While reading Neil Postman's Amusing Ourselves to Death I kept comparing all of the examples he gave with today's media culture. In Part I of the book Postman describes the audience of oratory events by stating that "its attention span would obviously have been extraordinary by current standards...[and] these audiences must have had an equally extraordinary capacity to comprehend lengthy and complex sentences aurally" (45). If the audiences attention span would have been extraordinary in the '80s then I imagine it would seem damn near impossible now. Seven hours of talking? Most students in school today can't go a single class period without checking to see if they have a new text or if someone 'liked' their latest facebook post. Television today has evolved so that we can skip through the commercials or, if you're watching something like Netflix, avoid the commercials all together. People today can no longer sit through a ninety second commercial. Our media has been made so instantaneous that if we become bored within a few seconds of a commercial on television we can transfer out attention to something that will bring our entertainment to us even faster, like Pinterest.

Today's media has also made content much more concise. It takes a little effort to try to convey a complex message in 160 characters or less. A constant complaint I get from students is that they can't possibly write about a topic for five, whole pages. Which is why I have all of my classes participate in Smith Magazine's Six Word Memoir activity. I give the students an allotted amount of time to write about several different experiences in their lives that have made them you they are today. Then I show them the Smith Magazine challenge and ask them to explain each event or the meaning of each event in six words. In all of the classes I've used this activity the students have agreed that it is much harder to get their point across in six words than in several paragraphs. It would follow that the same struggle can be found for public figures in the 21st century. Lincoln and Douglas had hours apiece to explain their ideologies. Public debates today could never dream of lasting that long if they actually wanted to keep the attention of the majority of their audience. Now they have to cram everything they want to say about their position and ideologies into soundbites that the public can consume in small doses. If not they risk people forgetting or ignoring what they are trying to convey. Instant media may seem to make communication easier by making faster, but faster isn't necessarily easier.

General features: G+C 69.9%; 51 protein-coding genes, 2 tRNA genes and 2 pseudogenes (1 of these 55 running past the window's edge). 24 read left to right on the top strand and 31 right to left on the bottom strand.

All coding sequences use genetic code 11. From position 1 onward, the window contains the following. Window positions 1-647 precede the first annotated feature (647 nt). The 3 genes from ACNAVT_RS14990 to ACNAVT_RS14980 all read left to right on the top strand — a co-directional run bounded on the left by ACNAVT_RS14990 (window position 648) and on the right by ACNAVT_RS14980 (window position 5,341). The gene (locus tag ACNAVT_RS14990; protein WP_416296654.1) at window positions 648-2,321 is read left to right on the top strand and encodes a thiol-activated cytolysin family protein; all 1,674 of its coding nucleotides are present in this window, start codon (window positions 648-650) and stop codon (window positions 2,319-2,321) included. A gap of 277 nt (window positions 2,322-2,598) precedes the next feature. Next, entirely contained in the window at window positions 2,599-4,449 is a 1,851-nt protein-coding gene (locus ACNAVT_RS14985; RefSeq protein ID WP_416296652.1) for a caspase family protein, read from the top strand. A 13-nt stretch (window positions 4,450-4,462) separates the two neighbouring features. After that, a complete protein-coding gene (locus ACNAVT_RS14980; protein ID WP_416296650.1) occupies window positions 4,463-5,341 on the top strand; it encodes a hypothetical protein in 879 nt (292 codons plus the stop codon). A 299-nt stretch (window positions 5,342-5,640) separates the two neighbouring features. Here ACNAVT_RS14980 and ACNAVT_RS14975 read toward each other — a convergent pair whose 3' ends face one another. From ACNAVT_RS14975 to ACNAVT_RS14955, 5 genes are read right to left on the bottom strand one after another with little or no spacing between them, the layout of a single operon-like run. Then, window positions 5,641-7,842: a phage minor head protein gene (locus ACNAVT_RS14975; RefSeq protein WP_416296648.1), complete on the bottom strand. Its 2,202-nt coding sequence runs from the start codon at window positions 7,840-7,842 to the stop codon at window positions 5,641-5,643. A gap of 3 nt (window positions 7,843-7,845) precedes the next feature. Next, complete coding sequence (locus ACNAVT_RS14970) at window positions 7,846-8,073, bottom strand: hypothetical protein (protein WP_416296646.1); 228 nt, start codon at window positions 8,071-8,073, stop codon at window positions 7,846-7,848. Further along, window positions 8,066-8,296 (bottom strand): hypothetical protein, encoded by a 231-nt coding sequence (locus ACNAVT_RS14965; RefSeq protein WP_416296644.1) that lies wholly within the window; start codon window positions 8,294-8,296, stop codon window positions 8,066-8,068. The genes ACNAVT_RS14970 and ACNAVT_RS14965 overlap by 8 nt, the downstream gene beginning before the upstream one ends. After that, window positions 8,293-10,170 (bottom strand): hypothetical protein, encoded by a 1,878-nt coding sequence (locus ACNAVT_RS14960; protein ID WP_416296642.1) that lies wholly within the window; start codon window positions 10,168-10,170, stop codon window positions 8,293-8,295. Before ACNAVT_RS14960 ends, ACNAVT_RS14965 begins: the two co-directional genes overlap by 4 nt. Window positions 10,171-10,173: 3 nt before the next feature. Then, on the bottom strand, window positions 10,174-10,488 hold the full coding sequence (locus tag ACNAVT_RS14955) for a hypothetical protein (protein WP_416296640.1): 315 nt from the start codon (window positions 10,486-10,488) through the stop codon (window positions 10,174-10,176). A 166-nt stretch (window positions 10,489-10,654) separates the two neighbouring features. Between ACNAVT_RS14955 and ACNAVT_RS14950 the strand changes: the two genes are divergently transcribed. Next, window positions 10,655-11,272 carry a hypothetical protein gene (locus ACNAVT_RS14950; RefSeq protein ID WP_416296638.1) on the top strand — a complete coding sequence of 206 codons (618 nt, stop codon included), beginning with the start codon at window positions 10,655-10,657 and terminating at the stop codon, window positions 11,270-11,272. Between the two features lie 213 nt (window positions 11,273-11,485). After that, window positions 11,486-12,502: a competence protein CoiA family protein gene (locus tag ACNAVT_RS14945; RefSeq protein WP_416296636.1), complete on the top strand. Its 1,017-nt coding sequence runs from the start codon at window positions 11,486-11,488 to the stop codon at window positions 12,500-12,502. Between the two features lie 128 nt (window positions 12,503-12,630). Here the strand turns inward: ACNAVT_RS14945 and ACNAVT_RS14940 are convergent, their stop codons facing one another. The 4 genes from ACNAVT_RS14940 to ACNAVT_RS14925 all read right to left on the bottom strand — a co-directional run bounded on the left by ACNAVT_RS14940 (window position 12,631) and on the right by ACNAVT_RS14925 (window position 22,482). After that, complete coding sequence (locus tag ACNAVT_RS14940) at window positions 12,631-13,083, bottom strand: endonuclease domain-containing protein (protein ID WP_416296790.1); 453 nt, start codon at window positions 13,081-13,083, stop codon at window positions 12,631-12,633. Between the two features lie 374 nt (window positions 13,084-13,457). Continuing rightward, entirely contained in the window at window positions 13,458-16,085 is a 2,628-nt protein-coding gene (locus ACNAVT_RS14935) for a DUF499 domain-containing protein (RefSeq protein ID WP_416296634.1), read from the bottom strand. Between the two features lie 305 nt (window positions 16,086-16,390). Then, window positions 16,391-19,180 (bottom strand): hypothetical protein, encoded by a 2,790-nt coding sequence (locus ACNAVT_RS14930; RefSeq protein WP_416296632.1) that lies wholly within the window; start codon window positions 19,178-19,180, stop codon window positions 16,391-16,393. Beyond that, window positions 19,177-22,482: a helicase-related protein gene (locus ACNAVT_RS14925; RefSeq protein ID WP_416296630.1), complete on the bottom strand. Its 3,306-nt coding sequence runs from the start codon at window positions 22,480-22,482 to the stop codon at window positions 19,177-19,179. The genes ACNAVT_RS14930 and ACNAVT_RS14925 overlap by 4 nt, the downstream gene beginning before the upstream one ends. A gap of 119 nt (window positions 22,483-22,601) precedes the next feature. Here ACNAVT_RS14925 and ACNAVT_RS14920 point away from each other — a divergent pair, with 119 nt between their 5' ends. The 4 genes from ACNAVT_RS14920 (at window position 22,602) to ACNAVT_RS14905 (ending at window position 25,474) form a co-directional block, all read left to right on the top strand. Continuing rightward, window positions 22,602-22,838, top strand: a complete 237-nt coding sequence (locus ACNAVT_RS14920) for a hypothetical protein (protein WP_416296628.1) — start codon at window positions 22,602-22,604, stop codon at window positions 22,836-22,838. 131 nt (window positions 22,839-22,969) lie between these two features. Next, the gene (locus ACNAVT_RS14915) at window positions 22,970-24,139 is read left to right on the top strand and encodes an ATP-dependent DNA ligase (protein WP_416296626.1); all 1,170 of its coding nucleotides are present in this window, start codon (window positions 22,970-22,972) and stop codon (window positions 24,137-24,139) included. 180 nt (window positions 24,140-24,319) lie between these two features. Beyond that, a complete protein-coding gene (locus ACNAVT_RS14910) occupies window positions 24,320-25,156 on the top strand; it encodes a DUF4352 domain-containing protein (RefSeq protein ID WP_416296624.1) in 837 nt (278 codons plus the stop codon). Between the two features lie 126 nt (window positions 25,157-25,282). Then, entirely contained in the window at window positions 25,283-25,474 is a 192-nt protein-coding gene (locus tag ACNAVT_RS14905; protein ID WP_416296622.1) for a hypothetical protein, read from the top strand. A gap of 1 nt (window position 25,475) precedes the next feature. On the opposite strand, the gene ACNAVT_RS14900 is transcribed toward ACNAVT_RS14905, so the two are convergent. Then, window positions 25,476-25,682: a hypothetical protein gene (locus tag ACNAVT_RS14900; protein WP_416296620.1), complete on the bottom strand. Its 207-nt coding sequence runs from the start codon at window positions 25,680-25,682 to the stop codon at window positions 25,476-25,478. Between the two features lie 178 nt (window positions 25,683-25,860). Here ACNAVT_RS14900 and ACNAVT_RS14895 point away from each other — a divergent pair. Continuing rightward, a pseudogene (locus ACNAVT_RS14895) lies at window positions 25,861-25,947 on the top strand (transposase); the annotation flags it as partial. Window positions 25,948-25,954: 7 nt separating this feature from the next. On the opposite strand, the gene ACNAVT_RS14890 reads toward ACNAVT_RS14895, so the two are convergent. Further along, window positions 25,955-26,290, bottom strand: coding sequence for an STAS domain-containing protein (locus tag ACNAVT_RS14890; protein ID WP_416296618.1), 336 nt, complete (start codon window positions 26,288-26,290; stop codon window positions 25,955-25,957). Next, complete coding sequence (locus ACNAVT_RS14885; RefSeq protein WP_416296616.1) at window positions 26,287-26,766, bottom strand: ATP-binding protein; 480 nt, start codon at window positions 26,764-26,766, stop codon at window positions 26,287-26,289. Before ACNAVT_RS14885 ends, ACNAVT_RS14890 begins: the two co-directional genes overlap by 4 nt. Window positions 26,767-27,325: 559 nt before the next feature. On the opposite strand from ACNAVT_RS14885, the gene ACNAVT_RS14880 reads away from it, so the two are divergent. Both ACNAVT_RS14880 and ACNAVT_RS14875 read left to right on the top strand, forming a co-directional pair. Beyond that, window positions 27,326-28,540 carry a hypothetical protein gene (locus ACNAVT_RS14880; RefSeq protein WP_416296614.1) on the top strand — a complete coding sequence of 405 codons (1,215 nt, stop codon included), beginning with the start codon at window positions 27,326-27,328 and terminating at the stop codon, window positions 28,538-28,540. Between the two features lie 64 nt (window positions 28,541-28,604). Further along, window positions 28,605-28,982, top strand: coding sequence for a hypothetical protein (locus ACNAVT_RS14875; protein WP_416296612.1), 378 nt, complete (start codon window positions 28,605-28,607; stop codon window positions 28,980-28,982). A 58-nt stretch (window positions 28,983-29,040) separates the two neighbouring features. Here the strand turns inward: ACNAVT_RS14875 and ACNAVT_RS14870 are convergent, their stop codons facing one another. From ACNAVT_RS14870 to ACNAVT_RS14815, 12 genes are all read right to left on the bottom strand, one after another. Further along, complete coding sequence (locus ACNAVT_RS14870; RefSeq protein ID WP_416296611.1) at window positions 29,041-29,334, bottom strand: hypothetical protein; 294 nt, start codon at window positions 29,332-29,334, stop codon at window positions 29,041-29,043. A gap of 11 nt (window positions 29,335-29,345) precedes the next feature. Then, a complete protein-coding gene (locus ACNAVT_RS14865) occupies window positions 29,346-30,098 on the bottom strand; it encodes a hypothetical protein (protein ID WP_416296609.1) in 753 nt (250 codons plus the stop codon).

Changing Paradigms

In Neil Postman’s Amusing Ourselves to Death, he makes the point, in chapter 10, that television shows like Sesame Street place an emphasis on entertainment and not learning, despite its claim to be an educational show. He says, “If the classroom now begins to seems a stale and flat environment for learning, the inventors of television itself are to blame, not the Children’s Television Network” (143). While Postman’s argument was written in 1985, it reminds me of the “Changing Paradigms” TED talk by Ken Robinson. In his Ted talk, Robinson argues that kids today are raised in the most stimulating environment in the history of the world, but adults become frustrated when they can’t sit through a school day without paying attention. “School is boring,” he says. So, to correct the problem many parents drug their kids with ADHD medicine. He continues on this line for a good minute. While both the arguments, Postman’s and Robinson’s, make assumptions (as Margo points out) and are written 25 years a part, I find it interesting how similar they are. Here’s the link to the “Changing Paradigms” TED talk, if you are interested. I use it in my Eng. 103 class.

Monday, September 1, 2014

Television and Education

In the introduction to Amusing Ourselves to Death: Public Discourse in the Age of Show Business, Neil Postman’s son, Andrew Postman, makes a case for how relevant the book is today, although it was published in 1985. I agree that it definitely is applicable in 2014. One major thing that has changed is that the Internet has become a major force alongside and at times competing with television for people’s “screen time.”